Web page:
What is AutoML? A Comprehensive Guide & What It Means for Product Teams

In this post we look at AutoML, explain what it is and how it works, and discuss how it can benefit product teams trying to build AI-enabled products and features.
mugshot George Mathew
Jun 2023

This post is the first in a series of articles about AutoML and what it offers organizations looking to implement ML. The second article of this series examines the concept of End-to-End AutoML and the final article shares nine features your AutoML platform should include.

Machine learning has proven to be a helpful tool, but, historically, training or fine-tuning ML models has been reserved for experts. AutoML tries to change that by automating this process. In this article, we share an overview of what AutoML is, how it works, and why it’s a compelling option for teams looking to integrate AI into their products.

What is AutoML?

AutoML is the process of automating the tasks involved in training an ML model from labeled data. In other words, it automates what an ML expert does when creating a machine learning model. It eliminates not only repetitive, mundane, and time-consuming tasks but also the tasks that require ML expertise, such as choosing the model architecture, training or fine-tuning the model, choosing hyperparameters for training, finding a way to measure performance, choosing what train/test split to use, and more.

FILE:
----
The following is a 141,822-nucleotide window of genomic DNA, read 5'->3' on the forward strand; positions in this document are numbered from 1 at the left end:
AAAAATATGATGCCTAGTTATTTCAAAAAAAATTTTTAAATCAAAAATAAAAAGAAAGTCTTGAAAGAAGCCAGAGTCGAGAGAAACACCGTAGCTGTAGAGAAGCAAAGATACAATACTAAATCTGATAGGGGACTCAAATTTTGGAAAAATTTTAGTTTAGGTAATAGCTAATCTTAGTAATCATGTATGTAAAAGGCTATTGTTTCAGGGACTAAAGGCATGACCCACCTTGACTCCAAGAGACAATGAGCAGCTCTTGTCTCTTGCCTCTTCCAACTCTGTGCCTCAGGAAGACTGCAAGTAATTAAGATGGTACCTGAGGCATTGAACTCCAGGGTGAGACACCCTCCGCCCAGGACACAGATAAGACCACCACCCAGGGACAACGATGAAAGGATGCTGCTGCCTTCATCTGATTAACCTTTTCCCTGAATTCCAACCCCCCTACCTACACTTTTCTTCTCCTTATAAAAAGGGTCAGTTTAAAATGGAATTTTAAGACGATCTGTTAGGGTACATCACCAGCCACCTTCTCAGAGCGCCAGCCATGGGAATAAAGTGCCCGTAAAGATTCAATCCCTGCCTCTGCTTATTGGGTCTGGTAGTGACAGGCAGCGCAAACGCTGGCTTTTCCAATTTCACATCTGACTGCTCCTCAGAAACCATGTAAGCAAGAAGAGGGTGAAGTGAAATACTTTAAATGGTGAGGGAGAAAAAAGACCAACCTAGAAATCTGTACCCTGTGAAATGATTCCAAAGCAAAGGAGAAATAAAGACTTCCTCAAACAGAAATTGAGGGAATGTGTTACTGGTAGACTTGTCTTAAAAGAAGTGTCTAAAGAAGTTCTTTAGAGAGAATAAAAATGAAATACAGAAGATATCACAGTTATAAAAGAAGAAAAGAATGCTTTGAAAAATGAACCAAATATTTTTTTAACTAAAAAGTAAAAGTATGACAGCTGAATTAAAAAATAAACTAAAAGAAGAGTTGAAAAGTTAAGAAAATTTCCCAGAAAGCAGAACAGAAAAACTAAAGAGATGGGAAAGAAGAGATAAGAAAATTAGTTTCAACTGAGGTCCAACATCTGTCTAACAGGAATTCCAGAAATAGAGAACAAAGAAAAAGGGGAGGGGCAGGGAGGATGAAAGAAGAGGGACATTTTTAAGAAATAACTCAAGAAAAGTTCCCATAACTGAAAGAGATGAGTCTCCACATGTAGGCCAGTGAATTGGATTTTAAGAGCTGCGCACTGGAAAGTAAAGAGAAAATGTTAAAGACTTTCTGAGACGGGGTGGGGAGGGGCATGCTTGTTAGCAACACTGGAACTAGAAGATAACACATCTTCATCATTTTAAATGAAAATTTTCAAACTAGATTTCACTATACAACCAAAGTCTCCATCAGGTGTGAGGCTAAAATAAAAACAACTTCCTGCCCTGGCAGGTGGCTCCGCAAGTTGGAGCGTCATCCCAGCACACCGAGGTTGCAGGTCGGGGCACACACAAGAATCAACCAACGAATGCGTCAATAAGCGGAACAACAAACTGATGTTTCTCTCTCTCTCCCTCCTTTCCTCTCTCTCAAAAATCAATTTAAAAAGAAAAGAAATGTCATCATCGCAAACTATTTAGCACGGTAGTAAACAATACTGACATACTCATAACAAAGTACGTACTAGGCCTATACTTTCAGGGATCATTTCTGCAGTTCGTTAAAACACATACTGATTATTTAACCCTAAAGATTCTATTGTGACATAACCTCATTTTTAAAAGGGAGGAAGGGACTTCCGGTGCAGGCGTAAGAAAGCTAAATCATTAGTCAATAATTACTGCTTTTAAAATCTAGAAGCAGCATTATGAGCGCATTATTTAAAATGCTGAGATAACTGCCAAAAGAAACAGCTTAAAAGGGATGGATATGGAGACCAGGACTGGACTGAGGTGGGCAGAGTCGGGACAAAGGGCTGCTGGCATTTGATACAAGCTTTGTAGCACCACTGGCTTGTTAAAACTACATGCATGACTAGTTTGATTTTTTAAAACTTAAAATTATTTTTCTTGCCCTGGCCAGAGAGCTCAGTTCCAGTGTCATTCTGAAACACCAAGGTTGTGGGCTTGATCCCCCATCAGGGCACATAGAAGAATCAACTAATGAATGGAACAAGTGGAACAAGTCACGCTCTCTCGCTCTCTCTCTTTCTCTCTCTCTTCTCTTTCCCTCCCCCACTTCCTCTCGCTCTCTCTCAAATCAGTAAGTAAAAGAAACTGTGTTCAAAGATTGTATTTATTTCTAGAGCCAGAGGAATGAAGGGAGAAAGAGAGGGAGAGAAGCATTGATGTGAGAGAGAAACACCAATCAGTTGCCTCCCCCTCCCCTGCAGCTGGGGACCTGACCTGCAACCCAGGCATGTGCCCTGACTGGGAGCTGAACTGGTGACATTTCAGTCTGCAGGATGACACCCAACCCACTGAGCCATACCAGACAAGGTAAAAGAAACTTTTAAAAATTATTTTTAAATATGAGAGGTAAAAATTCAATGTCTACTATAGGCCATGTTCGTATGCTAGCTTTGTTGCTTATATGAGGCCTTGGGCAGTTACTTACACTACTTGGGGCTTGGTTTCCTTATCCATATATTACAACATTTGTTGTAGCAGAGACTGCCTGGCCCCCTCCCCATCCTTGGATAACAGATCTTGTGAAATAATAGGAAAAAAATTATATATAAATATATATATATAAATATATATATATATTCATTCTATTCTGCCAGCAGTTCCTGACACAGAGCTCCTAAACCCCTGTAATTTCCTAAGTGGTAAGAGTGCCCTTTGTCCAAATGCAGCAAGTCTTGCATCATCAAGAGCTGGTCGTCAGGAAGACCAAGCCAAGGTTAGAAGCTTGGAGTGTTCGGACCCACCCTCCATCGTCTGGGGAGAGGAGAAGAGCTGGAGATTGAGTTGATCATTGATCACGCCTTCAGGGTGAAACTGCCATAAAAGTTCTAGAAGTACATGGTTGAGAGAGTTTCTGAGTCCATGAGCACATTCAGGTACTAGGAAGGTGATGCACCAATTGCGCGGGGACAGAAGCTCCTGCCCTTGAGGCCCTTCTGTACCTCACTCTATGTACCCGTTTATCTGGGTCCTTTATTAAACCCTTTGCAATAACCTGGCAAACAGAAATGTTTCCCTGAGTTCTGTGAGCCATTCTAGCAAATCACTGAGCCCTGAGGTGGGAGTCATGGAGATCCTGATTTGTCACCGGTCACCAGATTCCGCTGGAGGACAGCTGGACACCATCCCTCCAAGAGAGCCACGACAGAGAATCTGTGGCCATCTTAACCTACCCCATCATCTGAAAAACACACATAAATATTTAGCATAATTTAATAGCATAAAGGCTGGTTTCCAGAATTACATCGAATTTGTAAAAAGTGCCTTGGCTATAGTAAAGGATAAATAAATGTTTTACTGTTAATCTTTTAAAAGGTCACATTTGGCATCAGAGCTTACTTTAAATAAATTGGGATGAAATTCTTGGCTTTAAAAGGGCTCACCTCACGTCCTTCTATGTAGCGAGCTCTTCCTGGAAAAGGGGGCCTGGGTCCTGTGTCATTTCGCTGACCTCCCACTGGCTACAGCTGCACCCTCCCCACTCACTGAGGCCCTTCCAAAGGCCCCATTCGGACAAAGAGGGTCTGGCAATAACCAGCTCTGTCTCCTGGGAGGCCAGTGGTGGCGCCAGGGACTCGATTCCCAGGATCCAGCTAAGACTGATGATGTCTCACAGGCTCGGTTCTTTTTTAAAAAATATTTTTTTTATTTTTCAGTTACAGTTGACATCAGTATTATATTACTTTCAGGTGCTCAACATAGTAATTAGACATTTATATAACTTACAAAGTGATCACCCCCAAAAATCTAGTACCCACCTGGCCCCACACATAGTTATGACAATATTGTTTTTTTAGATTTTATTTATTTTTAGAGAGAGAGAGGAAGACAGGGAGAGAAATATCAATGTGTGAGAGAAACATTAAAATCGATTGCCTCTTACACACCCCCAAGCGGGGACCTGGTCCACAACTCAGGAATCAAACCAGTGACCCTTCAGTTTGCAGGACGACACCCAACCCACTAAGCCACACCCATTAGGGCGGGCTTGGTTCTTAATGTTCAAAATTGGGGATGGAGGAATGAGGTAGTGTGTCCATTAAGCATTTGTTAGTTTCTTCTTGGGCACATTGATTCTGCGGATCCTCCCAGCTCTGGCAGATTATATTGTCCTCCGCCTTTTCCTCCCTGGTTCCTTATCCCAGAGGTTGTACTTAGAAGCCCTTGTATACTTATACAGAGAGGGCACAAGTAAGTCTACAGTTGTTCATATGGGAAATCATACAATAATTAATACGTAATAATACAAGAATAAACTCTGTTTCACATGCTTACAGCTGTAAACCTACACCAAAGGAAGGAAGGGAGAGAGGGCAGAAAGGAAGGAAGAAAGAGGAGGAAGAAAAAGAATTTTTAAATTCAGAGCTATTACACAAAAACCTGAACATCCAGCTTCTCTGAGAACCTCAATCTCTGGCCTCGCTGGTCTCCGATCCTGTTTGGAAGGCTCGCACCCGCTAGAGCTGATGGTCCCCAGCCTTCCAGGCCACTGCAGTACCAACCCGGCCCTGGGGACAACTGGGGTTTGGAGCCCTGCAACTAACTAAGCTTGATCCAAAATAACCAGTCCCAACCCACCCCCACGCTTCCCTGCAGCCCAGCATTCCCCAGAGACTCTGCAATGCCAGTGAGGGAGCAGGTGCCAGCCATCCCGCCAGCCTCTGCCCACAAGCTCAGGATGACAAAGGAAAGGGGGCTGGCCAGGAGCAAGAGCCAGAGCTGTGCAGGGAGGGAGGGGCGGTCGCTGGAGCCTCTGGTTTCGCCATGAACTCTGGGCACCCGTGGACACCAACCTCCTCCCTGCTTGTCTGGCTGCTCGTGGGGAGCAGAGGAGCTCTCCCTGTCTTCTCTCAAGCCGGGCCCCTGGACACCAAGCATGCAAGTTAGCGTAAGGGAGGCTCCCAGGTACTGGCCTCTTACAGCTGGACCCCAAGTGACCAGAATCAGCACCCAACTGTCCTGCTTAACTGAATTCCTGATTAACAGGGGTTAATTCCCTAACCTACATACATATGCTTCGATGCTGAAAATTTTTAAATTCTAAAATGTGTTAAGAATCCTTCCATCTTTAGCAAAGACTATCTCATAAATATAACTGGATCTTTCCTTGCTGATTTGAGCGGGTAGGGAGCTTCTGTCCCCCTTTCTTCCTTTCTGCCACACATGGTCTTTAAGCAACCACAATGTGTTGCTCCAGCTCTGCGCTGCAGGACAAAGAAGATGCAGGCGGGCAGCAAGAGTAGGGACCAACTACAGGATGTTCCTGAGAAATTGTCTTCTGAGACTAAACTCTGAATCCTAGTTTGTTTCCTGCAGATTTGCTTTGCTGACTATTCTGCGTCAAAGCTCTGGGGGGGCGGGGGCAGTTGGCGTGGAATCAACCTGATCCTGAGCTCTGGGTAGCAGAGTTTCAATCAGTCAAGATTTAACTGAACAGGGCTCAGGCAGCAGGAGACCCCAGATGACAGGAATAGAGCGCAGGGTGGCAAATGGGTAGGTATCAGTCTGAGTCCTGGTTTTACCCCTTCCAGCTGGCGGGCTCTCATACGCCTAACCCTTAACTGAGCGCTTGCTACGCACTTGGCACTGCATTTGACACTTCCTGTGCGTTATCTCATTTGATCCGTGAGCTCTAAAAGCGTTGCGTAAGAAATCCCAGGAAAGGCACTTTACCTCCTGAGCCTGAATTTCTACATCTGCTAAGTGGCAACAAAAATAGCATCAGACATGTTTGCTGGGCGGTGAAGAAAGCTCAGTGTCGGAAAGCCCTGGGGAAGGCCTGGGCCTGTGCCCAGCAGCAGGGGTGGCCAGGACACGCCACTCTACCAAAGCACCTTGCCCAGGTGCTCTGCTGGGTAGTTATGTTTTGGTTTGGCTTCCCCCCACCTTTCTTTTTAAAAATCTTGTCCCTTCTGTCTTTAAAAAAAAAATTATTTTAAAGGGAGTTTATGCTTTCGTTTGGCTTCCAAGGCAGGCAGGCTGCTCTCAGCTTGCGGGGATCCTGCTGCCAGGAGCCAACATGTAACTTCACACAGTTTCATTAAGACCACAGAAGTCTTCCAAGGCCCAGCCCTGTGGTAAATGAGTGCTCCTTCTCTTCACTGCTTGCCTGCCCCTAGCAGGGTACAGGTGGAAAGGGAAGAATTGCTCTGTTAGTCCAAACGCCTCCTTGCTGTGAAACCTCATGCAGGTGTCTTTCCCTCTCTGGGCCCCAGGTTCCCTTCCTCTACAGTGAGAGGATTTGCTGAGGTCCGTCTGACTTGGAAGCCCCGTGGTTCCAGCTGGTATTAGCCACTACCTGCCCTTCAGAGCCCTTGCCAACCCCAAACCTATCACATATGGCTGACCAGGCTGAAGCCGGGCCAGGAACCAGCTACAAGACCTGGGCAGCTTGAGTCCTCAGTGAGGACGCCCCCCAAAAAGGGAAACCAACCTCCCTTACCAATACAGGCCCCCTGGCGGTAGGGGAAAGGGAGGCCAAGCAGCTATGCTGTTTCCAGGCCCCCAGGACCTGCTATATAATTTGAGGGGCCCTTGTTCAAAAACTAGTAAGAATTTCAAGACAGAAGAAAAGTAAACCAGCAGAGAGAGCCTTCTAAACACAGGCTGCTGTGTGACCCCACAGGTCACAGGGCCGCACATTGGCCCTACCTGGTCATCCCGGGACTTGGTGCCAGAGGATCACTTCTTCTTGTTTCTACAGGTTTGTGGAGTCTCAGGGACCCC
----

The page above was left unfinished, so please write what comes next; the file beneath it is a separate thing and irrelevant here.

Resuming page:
AutoML solutions were created to:

  • Enable folks without ML expertise to train a model from labeled data,
  • Automate the tedium and undifferentiated heavy lifting involved in training an ML model, and
  • Reduce mistakes by encoding best practices.

Simplifying the ML development process with AutoML isn’t just appealing to those who aren’t ML experts; even those with ML expertise are turning to AutoML solutions for certain tasks, so they can allocate their time and expertise where it’s actually necessary.